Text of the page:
The Genius Sings The Blues Ray Charles

Album info

Album-Release:
1961

HRA-Release:
13.10.2014

Label: Warner Music Group

Genre: Jazz

Subgenre: Jazz Blues

Album including Album cover

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  • 1Early In The Morning02:48
  • 2Hard Times (No One Knows Better Than I) (R&B)02:56
  • 3The Midnight Hour03:03
  • 4Night Time Is The Right Time03:25
  • 5Feelin' Sad02:51
  • 6Ray's Blues02:54
  • 7I'm Movin' On02:14
  • 8I Believe To My Soul03:01
  • 9Nobody Cares02:41
  • 10Mr. Charles Blues02:48
  • 11Some Day Baby03:01
  • 12I Wonder Who02:51
  • Total Runtime34:33

Info for The Genius Sings The Blues

The Genius Sings the Blues began as a simple compilation. Comprised of a dozen songs Ray Charles made between 1952 and 1960, the collection was released in 1961 by Atlantic Records to counter the singer’s migration to rival ABC Paramount. What Atlantic originally underestimated is that the album contained many of Charles’ greatest works, all unified by their bluesy emotions and stirring arrangements. A classic of the soul and R&B canon, The Genius Sings the Blues is a snapshot of the evolution of timeless American music captured by the pianist’s indelible rhythmic pace, gospel roots, jazz backgrounds, and Southern-styled accents.

Ray Charles, piano, organ, vocals
Marcus Belgrave, trumpet
John Hunt, trumpet
Joe Bridgewater, trumpet
Riley Webb, trumpet
David Newman, tenor, alto, baritone saxophone
Don Wilkerson, tenor saxophone
Bennie Crawford, baritone saxophone
Edgar Willis, bass
Roosevelt Sheffield, bass
Teagle Fleming, drums
William Peeples, drums

Produced by Ahmet Ertegün, Jerry Wexler

Digitally remastered


Ray Charles
The name Ray Charles is on a Star on Hollywood Boulevard’s Walk of Fame. The name Ray Charles designates a superstar worldwide. His bronze bust is enshrined in the Playboy Jazz Hall of Fame. There is the bronze medallion that was cast and presented to him by the French Republic on behalf of the French people. In just about every Hall of Fame that has anything to do with music, be it Rhythm & Blues, Jazz, Rock & Roll, Gospel or Country & Western, Ray’s name is very prominently displayed. There are many awards given to him in the foregoing categories as proof.

Probably the strongest element in Ray Charles’ life, and the most concentrated driving force, was music. Ray often said, “I was born with music inside me. That’s the only explanation I know.”

Ray Charles was not born blind. In fact, it took almost seven years for him to lose his sight in its entirety, which means he had seven years to see the joy and sadness of this big wonderful world – a world he would never see again. As a seven year old child, in searching for light, he stared at the sun continuously, thereby eliminating all chances of the modern-day miracle, cornea transplants – a surgery unheard of in 1937.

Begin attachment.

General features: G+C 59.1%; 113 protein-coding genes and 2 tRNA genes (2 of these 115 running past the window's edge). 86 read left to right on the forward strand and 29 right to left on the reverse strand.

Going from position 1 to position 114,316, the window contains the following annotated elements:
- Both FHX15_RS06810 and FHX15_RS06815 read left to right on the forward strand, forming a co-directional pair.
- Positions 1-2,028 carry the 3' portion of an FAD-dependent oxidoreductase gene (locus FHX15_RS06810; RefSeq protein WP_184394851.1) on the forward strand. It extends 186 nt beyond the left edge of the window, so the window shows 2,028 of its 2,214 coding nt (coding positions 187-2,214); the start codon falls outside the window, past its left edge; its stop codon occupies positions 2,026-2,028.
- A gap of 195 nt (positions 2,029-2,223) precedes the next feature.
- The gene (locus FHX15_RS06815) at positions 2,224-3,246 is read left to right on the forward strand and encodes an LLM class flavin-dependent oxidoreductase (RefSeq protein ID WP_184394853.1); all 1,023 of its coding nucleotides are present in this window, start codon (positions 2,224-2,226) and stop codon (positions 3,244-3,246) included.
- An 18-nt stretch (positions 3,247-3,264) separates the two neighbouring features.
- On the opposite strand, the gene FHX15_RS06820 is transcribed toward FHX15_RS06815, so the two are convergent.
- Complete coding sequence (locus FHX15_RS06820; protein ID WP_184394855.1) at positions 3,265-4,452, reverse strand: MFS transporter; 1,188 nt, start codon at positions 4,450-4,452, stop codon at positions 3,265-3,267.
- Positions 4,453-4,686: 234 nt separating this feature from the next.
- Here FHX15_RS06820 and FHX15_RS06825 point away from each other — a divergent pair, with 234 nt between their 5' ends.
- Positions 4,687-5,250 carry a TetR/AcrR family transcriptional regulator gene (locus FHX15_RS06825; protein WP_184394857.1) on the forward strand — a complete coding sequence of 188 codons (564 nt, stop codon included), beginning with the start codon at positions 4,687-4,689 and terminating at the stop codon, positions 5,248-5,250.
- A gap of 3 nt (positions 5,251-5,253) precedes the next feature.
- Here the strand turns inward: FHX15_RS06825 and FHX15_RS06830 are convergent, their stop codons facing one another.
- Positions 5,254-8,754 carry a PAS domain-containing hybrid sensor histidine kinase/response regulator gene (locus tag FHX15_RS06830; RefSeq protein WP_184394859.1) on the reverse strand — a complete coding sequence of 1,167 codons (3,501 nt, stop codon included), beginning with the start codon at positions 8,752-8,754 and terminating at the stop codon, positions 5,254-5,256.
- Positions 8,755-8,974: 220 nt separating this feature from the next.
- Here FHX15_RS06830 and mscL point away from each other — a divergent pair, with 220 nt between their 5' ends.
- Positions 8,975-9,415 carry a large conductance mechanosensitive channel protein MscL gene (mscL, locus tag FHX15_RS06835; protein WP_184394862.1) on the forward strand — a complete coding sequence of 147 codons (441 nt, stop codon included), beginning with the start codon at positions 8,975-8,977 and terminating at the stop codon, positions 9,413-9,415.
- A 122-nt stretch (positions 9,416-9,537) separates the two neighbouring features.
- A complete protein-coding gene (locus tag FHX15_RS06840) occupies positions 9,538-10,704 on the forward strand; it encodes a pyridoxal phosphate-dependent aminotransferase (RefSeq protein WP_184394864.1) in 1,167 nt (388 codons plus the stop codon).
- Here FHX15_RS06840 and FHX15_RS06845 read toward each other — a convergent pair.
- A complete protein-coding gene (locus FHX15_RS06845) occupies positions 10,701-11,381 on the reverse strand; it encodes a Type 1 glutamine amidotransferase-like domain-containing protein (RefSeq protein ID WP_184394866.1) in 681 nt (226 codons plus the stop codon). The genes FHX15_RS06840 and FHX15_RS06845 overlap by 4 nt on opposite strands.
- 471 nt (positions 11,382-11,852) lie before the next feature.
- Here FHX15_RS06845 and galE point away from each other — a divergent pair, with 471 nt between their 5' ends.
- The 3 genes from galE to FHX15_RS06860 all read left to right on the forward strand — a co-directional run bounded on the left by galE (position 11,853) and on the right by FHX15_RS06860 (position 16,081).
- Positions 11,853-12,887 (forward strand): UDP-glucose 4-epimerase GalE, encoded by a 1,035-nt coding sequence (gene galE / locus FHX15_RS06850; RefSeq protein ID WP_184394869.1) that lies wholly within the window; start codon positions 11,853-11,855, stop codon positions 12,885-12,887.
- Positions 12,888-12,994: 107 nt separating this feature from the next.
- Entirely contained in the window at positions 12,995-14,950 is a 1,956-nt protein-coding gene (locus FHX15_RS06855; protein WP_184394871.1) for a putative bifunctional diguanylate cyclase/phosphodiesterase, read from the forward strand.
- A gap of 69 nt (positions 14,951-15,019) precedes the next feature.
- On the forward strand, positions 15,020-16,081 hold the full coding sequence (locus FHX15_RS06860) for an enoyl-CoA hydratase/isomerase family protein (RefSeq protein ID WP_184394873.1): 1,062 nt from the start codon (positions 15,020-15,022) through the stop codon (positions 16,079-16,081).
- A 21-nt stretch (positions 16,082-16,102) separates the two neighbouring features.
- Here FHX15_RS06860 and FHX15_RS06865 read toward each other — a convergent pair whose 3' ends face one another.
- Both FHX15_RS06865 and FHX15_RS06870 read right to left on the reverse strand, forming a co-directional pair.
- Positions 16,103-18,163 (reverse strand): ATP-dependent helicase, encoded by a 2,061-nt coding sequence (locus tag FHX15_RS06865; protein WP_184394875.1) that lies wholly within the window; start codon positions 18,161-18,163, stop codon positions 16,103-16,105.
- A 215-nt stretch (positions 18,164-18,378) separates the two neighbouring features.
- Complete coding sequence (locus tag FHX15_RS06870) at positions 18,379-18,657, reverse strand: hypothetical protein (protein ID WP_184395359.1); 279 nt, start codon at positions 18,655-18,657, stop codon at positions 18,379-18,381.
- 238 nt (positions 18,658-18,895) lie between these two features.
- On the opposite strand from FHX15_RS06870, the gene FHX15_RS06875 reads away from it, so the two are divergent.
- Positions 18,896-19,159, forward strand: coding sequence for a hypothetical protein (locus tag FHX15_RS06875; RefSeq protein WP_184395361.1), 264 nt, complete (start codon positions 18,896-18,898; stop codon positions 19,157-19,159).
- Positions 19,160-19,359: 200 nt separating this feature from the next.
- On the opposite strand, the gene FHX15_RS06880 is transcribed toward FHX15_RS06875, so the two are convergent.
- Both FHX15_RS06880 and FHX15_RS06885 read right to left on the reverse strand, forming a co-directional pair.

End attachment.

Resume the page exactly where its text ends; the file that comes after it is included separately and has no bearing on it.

Perhaps the reason that Ray Charles made music his mistress and fell madly in love with the lady is that music was a natural to him. Ray sat at a piano and the music began; he opened his mouth and the lyrics began. He was in absolute control.

But the rest of his life was not quite so simple. Ray was born at the very beginning of the Great Depression – a depression that affected every civilized country in the world. Ray was born in 1930 in Albany, Georgia, the same year that another Georgia native by the name of Hoagy Carmichael, was already making his mark on the world. In 1930, the year of Ray’s birth, Hoagy recorded a song that became an all-time classic and remains so to this day; a song titled “Stardust.” It’s ironic that these two Georgia natives would someday cross paths again, as they did 30 years later when Ray Charles was asked by the State of Georgia to perform, in the Georgia Legislative Chambers, the song they had selected as their state song. That song was Ray’s version of “Georgia,” written by Hoagy Carmichael. Hoagy, who unfortunately was too ill to attend the event, was listening via telephone/satellite tie-up.

Ray’s mother and father, Aretha and Bailey, were “no-nonsense” parents. Even after Ray lost his sight, his mother continued to give him chores at home, in the rural area in which they lived, such as chopping wood for the wood burning stove in the kitchen in order for them to prepare their meals. Chores such as this often brought complaints from the neighbors, which were met with stern words from Mrs. Robinson. She told them her son was blind, not stupid, and he must continue to learn to do things, not only for himself, but for others as well. Unfortunately, Ray lost the guidance of his mother and the counseling of his father at a very young age. At 15 years old, Ray Charles was an orphan, but he still managed to make his way in this world under very trying conditions; living in the South and being of African-American heritage, plus being blind and an orphan.

Ray refused to roll over and play dead. Instead he continued his education in St. Augustine, at Florida’s State School for the Deaf and Blind. A few years later, Ray decided to move. His choice was Seattle, Washington. It was in Seattle that Ray recorded his first record. It was also in Seattle that the seed was planted for a lifelong friendship with Quincy Jones. More information please visit the Ray Charles homepage.

This album contains no booklet.

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